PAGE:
31 Oct Diwali Sweets – To eat or not to eat?
Most of us have grown up eating many homemade delicacies made by our mothers, aunts and other ladies, in our case dad and husband too. Indian food and festivals are inseparable. My mom used to have specific delicacies on festivals. She never made anything mismatch to that season of the festival. Say for example, for Nagpanchami ( It is a festival where we pray to the Snake God) she used to make naivedhya of Sakhar Bhat ( Sugar Saffron Rice). On the last day of Ganapati, that is on Ananta Chaturdashi, she used to make Banana Pachadi ( Kelachi Koshimbir) which she used to call as “ Anantachi Koshimbir,” these things were seldom repeated as may be those festive days would be perfect weather-wise to have this all. After her, I have never seen anybody so thoughtful with regards to food. Come rainy season and we used to refrain from Brinjal, Onion completely, and Garlic, the simple reason would be that rains make the digestion sluggish, if we eat something like onion, we would need a good digestive power, as the winter approach, the digestion gets back to normal and after Diwali, we can actually start eating Brinjal, Onions, and Garlic. There is a specific day called “ Tulasi Vivah” when one can start eating everything. Diwali sweets were made well in advance and were allowed to be eaten only on the Abhyangasnan Day ( Narakchaturdashi) the tradition which continues till date.
Why this much thought in eating?
Because our food science is very well advanced and it is as per the season. Seasons affect the gut and digestive power of the stomach. If we eat as per the digestive power, we are never to fail. I totally believe in eating seasonal food. Diwali is meant for eating. Good food and Good times equal Diwali. Diwali Palaharam is a matter of great interest across India. With the talks of diet and nutrition in place, life has become difficult.
How the supply in the market changes our perception of food.
7 to 8 years ago, PepsiCo introduced oats in India. The campaign was making India heart healthy. The campaign was successful and slowly other companies like Britannia, Kellogg’s also rushed to bring in the most healthy cereal of the world “ Oats.” Looking at the facts, it is apparent that slowly with these types of campaigns India has become 200 crore market for cereals which is nothing but packaged food presented wonderfully and advertised really well. Same goes with other packaged goodies such as Wafers, Noodles and so on. The question on my mind is why would we give up our food and go ahead to eat something which does not even taste a bit like Indian food. The answer is the power of ADVERTISING and BRANDING.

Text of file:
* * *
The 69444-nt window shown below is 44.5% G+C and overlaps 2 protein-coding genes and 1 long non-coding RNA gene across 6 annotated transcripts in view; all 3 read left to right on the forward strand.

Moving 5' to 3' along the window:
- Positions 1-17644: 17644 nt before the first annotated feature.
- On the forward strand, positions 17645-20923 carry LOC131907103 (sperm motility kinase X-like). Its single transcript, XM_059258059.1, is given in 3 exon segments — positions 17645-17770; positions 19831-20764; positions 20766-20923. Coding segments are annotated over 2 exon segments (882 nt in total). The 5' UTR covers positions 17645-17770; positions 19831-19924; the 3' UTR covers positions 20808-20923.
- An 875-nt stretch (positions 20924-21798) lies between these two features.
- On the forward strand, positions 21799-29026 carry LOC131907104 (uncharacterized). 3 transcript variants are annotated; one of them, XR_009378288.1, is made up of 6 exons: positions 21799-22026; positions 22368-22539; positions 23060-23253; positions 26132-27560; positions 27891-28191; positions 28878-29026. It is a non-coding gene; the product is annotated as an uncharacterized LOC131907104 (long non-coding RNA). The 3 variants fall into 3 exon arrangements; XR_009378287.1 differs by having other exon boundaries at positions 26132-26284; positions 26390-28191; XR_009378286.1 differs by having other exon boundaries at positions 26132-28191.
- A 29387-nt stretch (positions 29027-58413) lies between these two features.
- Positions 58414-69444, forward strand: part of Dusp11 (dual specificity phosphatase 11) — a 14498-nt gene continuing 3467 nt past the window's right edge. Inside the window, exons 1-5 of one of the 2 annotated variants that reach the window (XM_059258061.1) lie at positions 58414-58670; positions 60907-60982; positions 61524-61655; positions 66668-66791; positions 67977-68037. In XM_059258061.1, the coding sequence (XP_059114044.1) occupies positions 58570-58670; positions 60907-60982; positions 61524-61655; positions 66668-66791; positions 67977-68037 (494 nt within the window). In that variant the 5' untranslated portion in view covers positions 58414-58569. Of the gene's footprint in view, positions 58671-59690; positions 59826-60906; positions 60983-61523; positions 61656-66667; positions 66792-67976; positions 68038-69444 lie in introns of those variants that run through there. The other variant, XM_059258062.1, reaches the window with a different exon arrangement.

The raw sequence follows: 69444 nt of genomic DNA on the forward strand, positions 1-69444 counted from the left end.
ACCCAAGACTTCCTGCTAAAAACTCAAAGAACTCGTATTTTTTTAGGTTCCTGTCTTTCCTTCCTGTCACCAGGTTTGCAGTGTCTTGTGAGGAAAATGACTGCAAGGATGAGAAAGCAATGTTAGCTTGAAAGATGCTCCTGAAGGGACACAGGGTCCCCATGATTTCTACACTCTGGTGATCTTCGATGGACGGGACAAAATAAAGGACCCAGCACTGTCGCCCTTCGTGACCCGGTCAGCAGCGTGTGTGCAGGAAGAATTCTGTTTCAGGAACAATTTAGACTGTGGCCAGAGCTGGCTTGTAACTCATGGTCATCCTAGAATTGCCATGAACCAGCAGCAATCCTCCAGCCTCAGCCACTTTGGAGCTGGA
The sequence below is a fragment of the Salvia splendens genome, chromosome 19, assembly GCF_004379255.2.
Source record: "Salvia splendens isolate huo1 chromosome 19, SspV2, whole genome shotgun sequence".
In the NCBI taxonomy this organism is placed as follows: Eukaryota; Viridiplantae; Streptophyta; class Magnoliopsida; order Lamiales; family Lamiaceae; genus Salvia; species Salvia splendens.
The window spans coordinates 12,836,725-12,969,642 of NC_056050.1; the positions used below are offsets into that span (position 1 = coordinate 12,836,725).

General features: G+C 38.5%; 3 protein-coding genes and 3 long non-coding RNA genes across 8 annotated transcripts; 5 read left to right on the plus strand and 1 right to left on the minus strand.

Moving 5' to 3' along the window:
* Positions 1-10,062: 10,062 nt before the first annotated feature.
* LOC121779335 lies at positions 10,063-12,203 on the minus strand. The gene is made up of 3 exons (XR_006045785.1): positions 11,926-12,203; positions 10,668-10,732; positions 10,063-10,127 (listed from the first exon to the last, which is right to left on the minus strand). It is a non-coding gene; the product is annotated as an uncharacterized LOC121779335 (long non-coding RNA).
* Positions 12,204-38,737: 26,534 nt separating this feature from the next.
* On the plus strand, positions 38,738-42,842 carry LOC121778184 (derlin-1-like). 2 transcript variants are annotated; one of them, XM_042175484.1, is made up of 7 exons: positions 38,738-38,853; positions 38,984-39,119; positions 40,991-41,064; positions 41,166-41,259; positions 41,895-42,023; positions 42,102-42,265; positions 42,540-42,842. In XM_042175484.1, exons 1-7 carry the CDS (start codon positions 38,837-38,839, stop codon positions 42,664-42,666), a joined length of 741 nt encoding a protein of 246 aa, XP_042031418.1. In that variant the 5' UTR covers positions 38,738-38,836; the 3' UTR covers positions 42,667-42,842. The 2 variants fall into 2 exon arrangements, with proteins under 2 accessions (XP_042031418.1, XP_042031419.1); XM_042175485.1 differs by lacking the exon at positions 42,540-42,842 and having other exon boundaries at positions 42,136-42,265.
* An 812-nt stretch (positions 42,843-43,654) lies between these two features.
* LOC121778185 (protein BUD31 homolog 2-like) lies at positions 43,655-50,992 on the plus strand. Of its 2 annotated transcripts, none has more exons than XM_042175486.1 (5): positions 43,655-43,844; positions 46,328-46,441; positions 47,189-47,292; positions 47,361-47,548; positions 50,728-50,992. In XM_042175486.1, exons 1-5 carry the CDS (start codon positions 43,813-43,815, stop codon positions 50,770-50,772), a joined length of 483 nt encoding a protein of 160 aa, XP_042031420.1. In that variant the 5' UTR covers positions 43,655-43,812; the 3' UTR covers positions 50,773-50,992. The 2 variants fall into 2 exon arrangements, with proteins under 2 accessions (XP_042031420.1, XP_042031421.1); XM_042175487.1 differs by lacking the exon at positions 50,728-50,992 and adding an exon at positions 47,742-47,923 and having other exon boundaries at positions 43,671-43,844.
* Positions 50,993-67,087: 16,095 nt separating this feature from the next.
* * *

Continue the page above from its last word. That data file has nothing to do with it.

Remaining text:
How colors, advertising, branding, and campaigns change the food scenario?
Nobody branded Poha, Upma, Idli, Dosa the way we are bombarded with Pizza, Noodles and Masala oats advertisements. Same goes with Diwali Snacks. After Navratri, you can watch Cadbury advertising about how to gift Chocolates ( Cadbury Chocolate Pack) this Diwali to your loved ones, neighbors and so on. I mean really? When did the warmth of homemade ladoo, murukku, shankarpali was replaced by something made in the factory with many other products with loads of preservatives?
Oats Chivda, Ladoo Without Sugar and Gluten Free Chakli
There cannot be Chivda without Poha, Corn Poha, or Sabudana Poha period. There cannot be ladoo without sugar ( palm sugar or jaggery are good replacements of sugar), and there cannot be chakli without gluten as Chakli wouldn’t happen if there is no Gluten in the mix. So, the gist of all the above is, as we always say, eat in moderation. Have those long walks every day consistently to feel good and fit.
No million dollar company can be worried about your heart, and it’s health though they claim. Ultimately, you are the only person who knows your body and its needs. So, eat homemade, think homemade and seasonal. Whether should you have all the sweets? Please have as you wouldn’t get the warmth and thought with which it is conceived and made.